Official contacts are closer than you may think

Good to see that the Cabinet Secretary of Ireland takes part in regular in meetings with his peers of the Westminster tradition ( I was nearly going to say the Commonwealth).. Relations have been close for many years. He will have plenty of lore to share over how to handle coalitions.

Significantly, Sir Gus is flying to New Zealand next week to meet Maarten Weavers, his opposite number there, and the two are expected to discuss the UK’s new manual. (It is a regular cab secs’ fest with top officials from Canada, Australia and Ireland, too.)

  • Marlaghman

    Was that not what they all signed up to in the GFA when they gave the UK a say in the Republic’s affairs. Remember the Slow Learners Bit

  • Michaelhenry

    going to new zealand,did these people never hear of that invention, the telephone.

  • Does the Commonwealth offer a good trading block, if it does in our straightened circumstances, it might be a good idea for a while. If it does not I can see no point to it.

    Even more so since the civil ‘servants’ going there are unlikely to be paying their own costs, they are not even likely to be travelling tourist or staying in the average tourist hotel. Perhaps NZ is paying, are they rich?

  • “Official contacts are closer than you may think”

    They are also more secret than they need to be, Brian. For example, the NIO refuses to reveal the name of the Irish joint secretary of the BIIC Joint Secretariat:

    In favour of non-disclosure:

    The information we hold regarding the details of the Irish Joint Secretary and the Ireland team is of a confidential nature, the release of which would or could be likely to jeopardize relations between the UK Government and the Irish Government. We also consider that it would be inappropriate for the British Government to disclose information in relation to Irish Government staff members. We feel that to do so would significantly undermine the Government’s ongoing relationship at an official level with the Irish government and damage future sharing of information. It is not in the UK’s interests to damage international relations because it is to the Government’s advantage that foreign officials have confidence in the UK Government and are willing to engage in dialogue and the exchange of views.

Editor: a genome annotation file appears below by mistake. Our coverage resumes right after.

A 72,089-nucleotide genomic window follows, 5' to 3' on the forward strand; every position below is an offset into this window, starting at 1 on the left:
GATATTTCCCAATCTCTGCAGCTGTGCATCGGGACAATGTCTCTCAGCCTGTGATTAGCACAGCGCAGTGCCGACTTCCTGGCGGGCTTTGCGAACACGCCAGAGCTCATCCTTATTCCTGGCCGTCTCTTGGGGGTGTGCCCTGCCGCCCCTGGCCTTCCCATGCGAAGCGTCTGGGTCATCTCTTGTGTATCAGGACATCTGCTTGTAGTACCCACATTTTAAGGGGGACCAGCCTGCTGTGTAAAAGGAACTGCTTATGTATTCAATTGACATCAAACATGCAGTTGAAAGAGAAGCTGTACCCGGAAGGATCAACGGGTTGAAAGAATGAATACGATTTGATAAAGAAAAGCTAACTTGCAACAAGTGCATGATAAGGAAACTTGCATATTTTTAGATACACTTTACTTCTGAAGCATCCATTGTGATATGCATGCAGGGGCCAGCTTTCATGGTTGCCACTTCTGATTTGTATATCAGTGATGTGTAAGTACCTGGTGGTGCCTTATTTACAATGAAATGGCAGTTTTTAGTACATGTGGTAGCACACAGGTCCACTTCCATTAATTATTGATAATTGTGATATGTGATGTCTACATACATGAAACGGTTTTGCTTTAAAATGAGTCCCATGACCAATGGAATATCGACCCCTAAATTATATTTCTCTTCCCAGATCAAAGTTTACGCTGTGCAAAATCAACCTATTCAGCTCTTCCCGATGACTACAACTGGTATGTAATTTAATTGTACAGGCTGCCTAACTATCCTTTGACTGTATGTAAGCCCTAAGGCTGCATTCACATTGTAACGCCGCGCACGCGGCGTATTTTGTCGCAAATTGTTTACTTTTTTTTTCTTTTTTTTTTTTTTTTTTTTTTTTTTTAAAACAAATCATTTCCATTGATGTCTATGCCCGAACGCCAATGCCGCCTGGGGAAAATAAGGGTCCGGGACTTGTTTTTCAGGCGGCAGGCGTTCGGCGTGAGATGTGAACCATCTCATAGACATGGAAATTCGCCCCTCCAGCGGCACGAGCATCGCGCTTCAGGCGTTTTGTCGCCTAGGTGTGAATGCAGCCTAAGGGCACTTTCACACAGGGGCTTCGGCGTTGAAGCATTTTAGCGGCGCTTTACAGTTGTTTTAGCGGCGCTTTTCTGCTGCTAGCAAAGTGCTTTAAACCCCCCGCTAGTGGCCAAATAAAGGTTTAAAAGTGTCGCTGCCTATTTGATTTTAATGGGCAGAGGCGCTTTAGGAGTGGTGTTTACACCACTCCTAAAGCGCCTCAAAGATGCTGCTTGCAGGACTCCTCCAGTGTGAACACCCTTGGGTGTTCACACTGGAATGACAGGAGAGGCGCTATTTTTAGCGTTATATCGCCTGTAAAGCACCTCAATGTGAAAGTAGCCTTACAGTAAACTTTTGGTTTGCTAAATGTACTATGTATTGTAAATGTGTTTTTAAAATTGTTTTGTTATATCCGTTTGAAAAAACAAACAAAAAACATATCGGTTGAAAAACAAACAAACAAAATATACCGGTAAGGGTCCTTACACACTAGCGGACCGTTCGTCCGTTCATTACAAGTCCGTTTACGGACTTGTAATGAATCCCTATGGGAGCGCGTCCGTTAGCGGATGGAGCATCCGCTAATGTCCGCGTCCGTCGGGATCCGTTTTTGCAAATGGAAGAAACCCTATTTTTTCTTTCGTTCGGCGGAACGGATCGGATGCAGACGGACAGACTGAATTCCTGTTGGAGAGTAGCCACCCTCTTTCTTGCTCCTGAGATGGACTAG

We therefore concluded that the public interest test in retaining this information outweighs the public interest in release. …

  • Brian Walker

    I can see a wee point of etiquette there Nevin but the palaver does go on a bit. Wouldn’t the Irish government oblige with his identity?

  • I’m hoping that the Irish government will oblige, Brian!!

    Of course, this ’embargo’ applies also to the work the BIIC JS does. Secrecy outranks open and accountable governance. It’s probably easier to get information out of the DRD 🙂

  • Relations have been close for many years.

    Indeed. And why not?

    There are accounts enough of the back-stage exchanges between (say) Joseph Walshe, the secretary at the Department of External Affairs, and Sir John Maffey (the UK representative in Dublin) or, even at the highest level, between de Valera and Malcolm MacDonald, with the benign complicity of Anthony Eden, for us to know something more than mutual respect existed back to the start of the Emergency.

    More recently, with the exception of membership of the eurozone, and aspects of the CAP (itself a declining proportion of EU expenditure) the RoI and the UK have as much in common interest as any of the EU nations. Not surprisingly the song-sheet is similar (and doubtless, on occasions, concerted for two solo voices).